Oakridge Dairy Farm in Ellington is the first farm in Connecticut to install a methane digester, which converts manure into natural gas - but how will it work?
"Methane Digester is really just a big giant tank. We’re trying to replicate the cow's stomach to get the remainder of energy she ate and turn it into a gas" said Seth Bahler, owner of Oakridge Dairy Farm.
"So a cow eats about 100 pounds of food a day and roughly 75% of that energy in that food is used for keeping her healthy and happy producing milk. Now the other 25% passes through into the manure. That manure will then go to the methane digester," he said.
From there, the team will pull the gas off the top of the methane digester, putting it through a process where it’s cleaned and will be put into a tanker which will be filled with natural compressed gas every other day.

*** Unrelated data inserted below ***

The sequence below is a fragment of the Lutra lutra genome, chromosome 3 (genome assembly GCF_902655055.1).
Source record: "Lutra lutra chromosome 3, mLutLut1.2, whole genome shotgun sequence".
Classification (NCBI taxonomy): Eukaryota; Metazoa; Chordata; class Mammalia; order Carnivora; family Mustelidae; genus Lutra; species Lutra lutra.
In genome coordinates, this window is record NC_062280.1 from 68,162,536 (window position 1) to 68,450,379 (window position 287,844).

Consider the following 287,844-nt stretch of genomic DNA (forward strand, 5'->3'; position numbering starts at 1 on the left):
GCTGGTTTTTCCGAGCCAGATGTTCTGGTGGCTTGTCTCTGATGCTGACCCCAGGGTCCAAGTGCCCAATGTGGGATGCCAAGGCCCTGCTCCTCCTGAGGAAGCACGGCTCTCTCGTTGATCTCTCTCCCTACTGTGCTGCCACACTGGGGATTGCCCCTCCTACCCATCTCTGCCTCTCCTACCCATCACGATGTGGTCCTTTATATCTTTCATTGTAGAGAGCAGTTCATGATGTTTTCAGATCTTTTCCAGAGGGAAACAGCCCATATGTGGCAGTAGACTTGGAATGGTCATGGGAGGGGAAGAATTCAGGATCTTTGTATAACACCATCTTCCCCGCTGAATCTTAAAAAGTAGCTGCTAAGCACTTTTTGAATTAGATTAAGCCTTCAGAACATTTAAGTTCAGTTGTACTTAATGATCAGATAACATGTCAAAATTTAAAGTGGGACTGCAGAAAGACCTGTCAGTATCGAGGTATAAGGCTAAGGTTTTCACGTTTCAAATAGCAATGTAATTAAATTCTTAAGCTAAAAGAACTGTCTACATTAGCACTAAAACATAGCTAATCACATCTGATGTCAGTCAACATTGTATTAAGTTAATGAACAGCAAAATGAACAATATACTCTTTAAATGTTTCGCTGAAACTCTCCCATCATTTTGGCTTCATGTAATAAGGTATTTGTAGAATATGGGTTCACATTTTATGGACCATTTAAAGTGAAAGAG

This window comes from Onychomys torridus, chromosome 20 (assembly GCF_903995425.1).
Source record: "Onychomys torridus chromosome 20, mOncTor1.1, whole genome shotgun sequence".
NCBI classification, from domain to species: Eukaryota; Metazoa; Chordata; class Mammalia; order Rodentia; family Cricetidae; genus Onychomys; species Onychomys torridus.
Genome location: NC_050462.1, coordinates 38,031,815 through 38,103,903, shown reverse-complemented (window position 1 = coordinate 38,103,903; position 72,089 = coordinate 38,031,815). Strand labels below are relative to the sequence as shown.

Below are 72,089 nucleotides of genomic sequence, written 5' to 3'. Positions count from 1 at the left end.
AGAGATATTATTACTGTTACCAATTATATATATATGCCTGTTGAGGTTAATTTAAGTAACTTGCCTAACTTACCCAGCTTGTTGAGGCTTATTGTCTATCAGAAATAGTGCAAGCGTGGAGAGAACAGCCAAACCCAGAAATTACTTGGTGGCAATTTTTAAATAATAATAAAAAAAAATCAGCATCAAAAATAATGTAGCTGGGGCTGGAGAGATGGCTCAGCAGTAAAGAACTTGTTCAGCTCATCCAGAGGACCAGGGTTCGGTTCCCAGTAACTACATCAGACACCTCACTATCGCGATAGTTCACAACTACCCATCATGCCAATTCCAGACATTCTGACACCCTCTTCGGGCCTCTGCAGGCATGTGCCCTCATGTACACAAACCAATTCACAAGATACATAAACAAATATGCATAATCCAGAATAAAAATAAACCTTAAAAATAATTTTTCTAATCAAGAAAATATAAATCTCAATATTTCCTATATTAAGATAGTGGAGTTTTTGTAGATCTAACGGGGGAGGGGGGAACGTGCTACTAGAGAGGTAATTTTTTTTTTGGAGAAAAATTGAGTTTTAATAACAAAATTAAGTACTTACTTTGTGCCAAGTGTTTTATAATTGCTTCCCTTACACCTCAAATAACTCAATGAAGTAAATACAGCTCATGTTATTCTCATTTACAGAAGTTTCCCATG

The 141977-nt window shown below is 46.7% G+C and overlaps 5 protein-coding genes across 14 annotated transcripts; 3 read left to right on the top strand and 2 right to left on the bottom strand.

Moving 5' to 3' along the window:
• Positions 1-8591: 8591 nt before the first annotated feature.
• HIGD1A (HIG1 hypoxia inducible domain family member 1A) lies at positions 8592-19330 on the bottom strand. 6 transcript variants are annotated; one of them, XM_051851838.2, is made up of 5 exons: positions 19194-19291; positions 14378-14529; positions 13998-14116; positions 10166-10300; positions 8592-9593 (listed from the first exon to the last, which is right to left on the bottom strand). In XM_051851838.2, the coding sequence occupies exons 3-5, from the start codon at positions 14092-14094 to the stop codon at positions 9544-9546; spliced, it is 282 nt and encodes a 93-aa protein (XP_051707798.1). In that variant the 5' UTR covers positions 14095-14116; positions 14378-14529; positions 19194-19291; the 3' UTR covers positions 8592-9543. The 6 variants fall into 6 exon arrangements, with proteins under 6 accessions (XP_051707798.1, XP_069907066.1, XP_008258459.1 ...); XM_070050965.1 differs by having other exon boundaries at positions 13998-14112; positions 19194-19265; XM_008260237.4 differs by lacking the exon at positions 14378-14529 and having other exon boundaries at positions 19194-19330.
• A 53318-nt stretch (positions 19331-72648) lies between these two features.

"So it takes about 21 days from the cow pooping to converting it into natural gas," Bahler said.
The renewable energy will be put into a pipeline to run in homes and cars. It will provide enough fuel to power 800 to 900 cars for a year.
Not only is it a big deal for the state, but it will also help generate revenue for the farm.
"It’s a big deal for our industry it helps Connecticut farmers. There’s another source of income but also reducing the amount of carbon and the amount of methane in the air. It’s a big deal because our industry is really working to become carbon neutral," Bahler said.
This comes at a time when farms are facing hardships due to the tax increase on diesel that goes into effect Friday.
The construction of the digester will be completed and up in running in October.